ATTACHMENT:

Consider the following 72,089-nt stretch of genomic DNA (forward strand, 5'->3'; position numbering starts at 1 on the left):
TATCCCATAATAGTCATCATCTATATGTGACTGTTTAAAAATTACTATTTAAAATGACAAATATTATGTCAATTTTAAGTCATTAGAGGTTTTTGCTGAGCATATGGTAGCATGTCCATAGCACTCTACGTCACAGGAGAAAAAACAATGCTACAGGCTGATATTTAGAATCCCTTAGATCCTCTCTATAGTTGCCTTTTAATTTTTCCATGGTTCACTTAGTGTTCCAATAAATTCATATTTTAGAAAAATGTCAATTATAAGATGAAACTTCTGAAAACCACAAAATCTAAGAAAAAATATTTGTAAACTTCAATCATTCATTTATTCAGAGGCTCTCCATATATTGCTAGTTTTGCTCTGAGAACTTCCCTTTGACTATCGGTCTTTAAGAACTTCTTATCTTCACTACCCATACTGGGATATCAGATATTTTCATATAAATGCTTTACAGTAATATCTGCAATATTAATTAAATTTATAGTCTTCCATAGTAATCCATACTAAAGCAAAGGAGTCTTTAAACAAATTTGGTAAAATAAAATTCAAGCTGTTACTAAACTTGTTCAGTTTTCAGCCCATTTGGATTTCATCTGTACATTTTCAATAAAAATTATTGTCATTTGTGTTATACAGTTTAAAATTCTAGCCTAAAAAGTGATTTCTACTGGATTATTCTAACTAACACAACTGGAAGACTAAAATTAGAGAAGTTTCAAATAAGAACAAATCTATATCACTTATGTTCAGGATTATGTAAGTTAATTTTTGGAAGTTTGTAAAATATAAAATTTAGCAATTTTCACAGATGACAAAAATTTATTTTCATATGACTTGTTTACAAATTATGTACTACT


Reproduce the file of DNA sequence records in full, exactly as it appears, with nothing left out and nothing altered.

Consider the following 72,089-nt stretch of genomic DNA (forward strand, 5'->3'; position numbering starts at 1 on the left):
TATCCCATAATAGTCATCATCTATATGTGACTGTTTAAAAATTACTATTTAAAATGACAAATATTATGTCAATTTTAAGTCATTAGAGGTTTTTGCTGAGCATATGGTAGCATGTCCATAGCACTCTACGTCACAGGAGAAAAAACAATGCTACAGGCTGATATTTAGAATCCCTTAGATCCTCTCTATAGTTGCCTTTTAATTTTTCCATGGTTCACTTAGTGTTCCAATAAATTCATATTTTAGAAAAATGTCAATTATAAGATGAAACTTCTGAAAACCACAAAATCTAAGAAAAAATATTTGTAAACTTCAATCATTCATTTATTCAGAGGCTCTCCATATATTGCTAGTTTTGCTCTGAGAACTTCCCTTTGACTATCGGTCTTTAAGAACTTCTTATCTTCACTACCCATACTGGGATATCAGATATTTTCATATAAATGCTTTACAGTAATATCTGCAATATTAATTAAATTTATAGTCTTCCATAGTAATCCATACTAAAGCAAAGGAGTCTTTAAACAAATTTGGTAAAATAAAATTCAAGCTGTTACTAAACTTGTTCAGTTTTCAGCCCATTTGGATTTCATCTGTACATTTTCAATAAAAATTATTGTCATTTGTGTTATACAGTTTAAAATTCTAGCCTAAAAAGTGATTTCTACTGGATTATTCTAACTAACACAACTGGAAGACTAAAATTAGAGAAGTTTCAAATAAGAACAAATCTATATCACTTATGTTCAGGATTATGTAAGTTAATTTTTGGAAGTTTGTAAAATATAAAATTTAGCAATTTTCACAGATGACAAAAATTTATTTTCATATGACTTGTTTACAAATTATGTACTACT